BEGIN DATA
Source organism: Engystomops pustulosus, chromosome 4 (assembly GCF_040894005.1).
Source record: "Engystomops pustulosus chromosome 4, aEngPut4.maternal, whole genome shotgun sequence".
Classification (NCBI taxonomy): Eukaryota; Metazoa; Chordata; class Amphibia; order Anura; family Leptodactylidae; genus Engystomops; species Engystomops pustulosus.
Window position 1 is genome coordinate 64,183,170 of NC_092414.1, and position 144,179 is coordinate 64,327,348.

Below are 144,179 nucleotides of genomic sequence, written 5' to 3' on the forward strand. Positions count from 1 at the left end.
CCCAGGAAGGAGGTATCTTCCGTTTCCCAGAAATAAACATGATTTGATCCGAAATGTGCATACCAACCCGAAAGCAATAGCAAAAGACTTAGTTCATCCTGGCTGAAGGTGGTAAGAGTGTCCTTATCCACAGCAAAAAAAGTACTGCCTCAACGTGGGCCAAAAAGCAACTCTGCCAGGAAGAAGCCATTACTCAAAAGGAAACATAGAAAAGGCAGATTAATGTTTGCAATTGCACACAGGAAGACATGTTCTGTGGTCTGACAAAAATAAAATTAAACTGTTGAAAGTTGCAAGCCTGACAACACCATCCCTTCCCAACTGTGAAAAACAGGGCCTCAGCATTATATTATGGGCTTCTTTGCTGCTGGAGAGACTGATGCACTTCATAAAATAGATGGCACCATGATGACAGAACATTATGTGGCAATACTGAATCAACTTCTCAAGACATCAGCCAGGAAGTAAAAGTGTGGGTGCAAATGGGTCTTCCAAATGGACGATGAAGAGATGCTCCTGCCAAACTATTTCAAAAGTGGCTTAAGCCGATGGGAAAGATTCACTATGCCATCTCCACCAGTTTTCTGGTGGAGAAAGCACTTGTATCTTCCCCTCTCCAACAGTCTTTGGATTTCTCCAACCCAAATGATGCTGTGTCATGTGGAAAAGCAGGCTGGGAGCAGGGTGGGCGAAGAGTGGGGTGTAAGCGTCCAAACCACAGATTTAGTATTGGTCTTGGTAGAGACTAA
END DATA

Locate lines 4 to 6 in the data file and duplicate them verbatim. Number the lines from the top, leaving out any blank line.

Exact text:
Window position 1 is genome coordinate 64,183,170 of NC_092414.1, and position 144,179 is coordinate 64,327,348.

Below are 144,179 nucleotides of genomic sequence, written 5' to 3' on the forward strand. Positions count from 1 at the left end.
CCCAGGAAGGAGGTATCTTCCGTTTCCCAGAAATAAACATGATTTGATCCGAAATGTGCATACCAACCCGAAAGCAATAGCAAAAGACTTAGTTCATCCTGGCTGAAGGTGGTAAGAGTGTCCTTATCCACAGCAAAAAAAGTACTGCCTCAACGTGGGCCAAAAAGCAACTCTGCCAGGAAGAAGCCATTACTCAAAAGGAAACATAGAAAAGGCAGATTAATGTTTGCAATTGCACACAGGAAGACATGTTCTGTGGTCTGACAAAAATAAAATTAAACTGTTGAAAGTTGCAAGCCTGACAACACCATCCCTTCCCAACTGTGAAAAACAGGGCCTCAGCATTATATTATGGGCTTCTTTGCTGCTGGAGAGACTGATGCACTTCATAAAATAGATGGCACCATGATGACAGAACATTATGTGGCAATACTGAATCAACTTCTCAAGACATCAGCCAGGAAGTAAAAGTGTGGGTGCAAATGGGTCTTCCAAATGGACGATGAAGAGATGCTCCTGCCAAACTATTTCAAAAGTGGCTTAAGCCGATGGGAAAGATTCACTATGCCATCTCCACCAGTTTTCTGGTGGAGAAAGCACTTGTATCTTCCCCTCTCCAACAGTCTTTGGATTTCTCCAACCCAAATGATGCTGTGTCATGTGGAAAAGCAGGCTGGGAGCAGGGTGGGCGAAGAGTGGGGTGTAAGCGTCCAAACCACAGATTTAGTATTGGTCTTGGTAGAGACTAA